Hard sphere model

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Phase diagram (pressure vs packing fraction) of hard sphere system (Solid line - stable branch, dashed line - metastable branch)

The hard sphere model (sometimes known as the rigid sphere model) is defined as

where is the intermolecular pair potential between two spheres at a distance , and is the diameter of the sphere. The hard sphere model can be considered to be a special case of the hard ellipsoid model, where each of the semi-axes has the same length, .

First simulations of hard spheres (1954-1957)[edit]

The hard sphere model, along with its two-dimensional manifestation hard disks, was one of the first ever systems studied using computer simulation techniques with a view to understanding the thermodynamics of the liquid and solid phases and their corresponding phase transition [1] [2] [3], much of this work undertaken at the Los Alamos Scientific Laboratory on the world's first electronic digital computer ENIAC [4].

Liquid phase radial distribution function[edit]

The following are a series of plots of the hard sphere radial distribution function [5] shown for different values of the number density . The horizontal axis is in units of where is set to be 1. Click on image of interest to see a larger view.

The value of the radial distribution at contact, , can be used to calculate the pressure via the equation of state (Eq. 1 in [6])

where the second virial coefficient, , is given by


Carnahan and Starling [7] provided the following expression for (Eq. 3 in [6])

where is the packing fraction.

Over the years many groups have studied the radial distribution function of the hard sphere model: [8] [9] [10] [11] [12] [13] [14] [15] [16] [17] [18]

Liquid-solid transition[edit]

The hard sphere system undergoes a liquid-solid first order transition [19] [20], sometimes referred to as the Kirkwood-Alder transition [21]. The liquid-solid coexistence densities () has been calculated to be

1.041(4) 0.943(4) [19]
1.0376 0.9391 [22]
1.0367(10) 0.9387(10) [23]
1.0372 0.9387 [24]
1.0369(33) 0.9375(14) [25]
1.037 0.938 [26]
1.033(3) 0.935(2) [27]
1.03715(9) 0.93890(7) [28]

The coexistence pressure has been calculated to be

11.5727(10) [29]
11.57(10) [23]
11.567 [22]
11.55(11) [30]
11.54(4) [25]
11.50(9) [31]
11.48(11) [27]
11.43(17) [32]
11.550(4) [28]

The coexistence chemical potential has been calculated to be

15.980(11) [27]
16.053(4) [28]

The Helmholtz energy function (in units of ) is given by

4.887(3) 3.719(8) [27]

The melting and crystallization process has been studied by Isobe and Krauth [33].

Helmholtz energy function[edit]

Values for the Helmholtz energy function () are given in the following Table:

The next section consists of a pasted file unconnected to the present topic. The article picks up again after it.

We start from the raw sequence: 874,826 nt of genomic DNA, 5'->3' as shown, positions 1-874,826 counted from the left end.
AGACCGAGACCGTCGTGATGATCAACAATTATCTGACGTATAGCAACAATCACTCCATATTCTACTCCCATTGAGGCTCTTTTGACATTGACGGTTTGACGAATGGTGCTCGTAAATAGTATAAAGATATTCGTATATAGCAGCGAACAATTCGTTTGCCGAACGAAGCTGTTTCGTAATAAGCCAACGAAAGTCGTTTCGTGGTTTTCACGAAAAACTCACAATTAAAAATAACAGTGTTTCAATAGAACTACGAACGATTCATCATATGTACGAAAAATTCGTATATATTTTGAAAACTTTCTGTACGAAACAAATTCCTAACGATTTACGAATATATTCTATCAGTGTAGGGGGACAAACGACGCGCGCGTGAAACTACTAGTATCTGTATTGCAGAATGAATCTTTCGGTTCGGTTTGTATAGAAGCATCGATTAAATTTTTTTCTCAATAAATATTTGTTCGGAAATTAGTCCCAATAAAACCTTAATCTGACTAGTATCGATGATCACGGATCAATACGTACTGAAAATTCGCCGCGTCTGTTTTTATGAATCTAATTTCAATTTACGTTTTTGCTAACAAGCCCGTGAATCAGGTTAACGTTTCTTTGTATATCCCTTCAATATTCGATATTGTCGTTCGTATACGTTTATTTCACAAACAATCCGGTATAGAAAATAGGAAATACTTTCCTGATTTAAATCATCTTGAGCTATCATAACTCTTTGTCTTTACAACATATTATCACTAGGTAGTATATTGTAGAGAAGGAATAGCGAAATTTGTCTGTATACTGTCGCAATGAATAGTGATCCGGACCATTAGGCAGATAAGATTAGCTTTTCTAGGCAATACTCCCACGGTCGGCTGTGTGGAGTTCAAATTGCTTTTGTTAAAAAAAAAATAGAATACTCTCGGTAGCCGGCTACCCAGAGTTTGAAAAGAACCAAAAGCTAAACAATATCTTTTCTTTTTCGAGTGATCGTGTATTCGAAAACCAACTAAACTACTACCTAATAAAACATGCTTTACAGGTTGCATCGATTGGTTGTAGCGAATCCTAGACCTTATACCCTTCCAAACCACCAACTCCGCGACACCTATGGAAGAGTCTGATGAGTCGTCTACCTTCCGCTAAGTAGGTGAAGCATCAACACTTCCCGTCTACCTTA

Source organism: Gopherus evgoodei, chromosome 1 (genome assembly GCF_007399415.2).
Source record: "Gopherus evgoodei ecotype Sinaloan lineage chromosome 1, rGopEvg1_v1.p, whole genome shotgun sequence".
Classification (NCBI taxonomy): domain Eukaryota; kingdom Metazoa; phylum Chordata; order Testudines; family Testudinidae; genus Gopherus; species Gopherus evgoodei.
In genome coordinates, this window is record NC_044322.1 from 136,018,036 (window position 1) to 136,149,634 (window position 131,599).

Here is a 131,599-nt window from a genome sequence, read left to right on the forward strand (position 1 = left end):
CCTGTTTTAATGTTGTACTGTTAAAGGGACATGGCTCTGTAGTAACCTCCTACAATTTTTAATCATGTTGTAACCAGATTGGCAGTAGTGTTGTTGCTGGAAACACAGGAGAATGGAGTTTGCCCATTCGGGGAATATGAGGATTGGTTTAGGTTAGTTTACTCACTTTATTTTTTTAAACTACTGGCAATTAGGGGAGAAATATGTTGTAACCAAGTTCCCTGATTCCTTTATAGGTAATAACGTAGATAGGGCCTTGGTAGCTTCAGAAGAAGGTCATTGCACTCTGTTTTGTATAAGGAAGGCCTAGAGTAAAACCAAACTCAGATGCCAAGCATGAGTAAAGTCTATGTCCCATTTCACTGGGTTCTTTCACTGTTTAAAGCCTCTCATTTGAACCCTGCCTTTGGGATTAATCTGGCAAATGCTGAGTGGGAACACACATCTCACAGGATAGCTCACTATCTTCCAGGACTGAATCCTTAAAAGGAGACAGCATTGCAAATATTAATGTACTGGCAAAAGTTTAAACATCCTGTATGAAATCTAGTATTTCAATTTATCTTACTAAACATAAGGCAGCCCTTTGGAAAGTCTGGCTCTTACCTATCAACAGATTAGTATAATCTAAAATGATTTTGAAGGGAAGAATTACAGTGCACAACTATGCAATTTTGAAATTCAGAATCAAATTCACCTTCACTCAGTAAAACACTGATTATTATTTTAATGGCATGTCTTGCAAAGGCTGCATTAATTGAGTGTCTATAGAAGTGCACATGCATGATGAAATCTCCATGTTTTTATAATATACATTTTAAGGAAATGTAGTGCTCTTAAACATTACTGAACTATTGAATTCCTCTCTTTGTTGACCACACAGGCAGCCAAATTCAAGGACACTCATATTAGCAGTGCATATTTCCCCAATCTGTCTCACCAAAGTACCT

0.25 −1.766 0.002 Table I [34]
0.50 −0.152 0.002 Table I [34]
0.75 1.721 0.002 Table I [34]
1.04086 4.959 Table VI [24]
1.099975 5.631 Table VI [24]
1.150000 6.274 Table VI [24]

In [34] the free energies are given without the ideal gas contribution . Hence, it was added to the free energies in the table.

Interfacial Helmholtz energy function[edit]

The Helmholtz energy function of the solid–liquid interface has been calculated using the cleaving method giving (Ref. [35] Table I):

work per unit area/
0.636(11) [29]

Solid structure[edit]

The Kepler conjecture states that the optimal packing for three dimensional spheres is either cubic or hexagonal close packing, both of which have maximum densities of [36] [37] [38]. However, for hard spheres at close packing the face centred cubic phase is the more stable [39], with a Helmholtz energy function difference in the thermodynamic limit between the hexagonal close packed and face centered cubic crystals at close packing of 0.001164(8) [40]. Recently evidence has been found for a metastable cI16 phase [41] indicating the "cI16 is a mechanically stable structure that can spontaneously emerge from a bcc starting point but it is thermodynamically metastable relative to fcc or hcp".

Direct correlation function[edit]

For the direct correlation function see: [42] [43]

Bridge function[edit]

Details of the bridge function for hard sphere can be found in the following publication [44]

Equations of state[edit]

Main article: Equations of state for hard spheres

Virial coefficients[edit]

Main article: Hard sphere: virial coefficients

Experimental results[edit]

Pusey and van Megen used a suspension of PMMA particles of radius 305 10 nm, suspended in poly-12-hydroxystearic acid [45] For results obtained from the Colloidal Disorder - Order Transition (CDOT) experiments performed on-board the Space Shuttles Columbia and Discovery see Ref. [46]


Related systems[edit]

Hard spheres in other dimensions:


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  4. The ENIAC Story
  5. The total correlation function data was produced using the computer code written by Jiří Kolafa
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Related reading

External links[edit]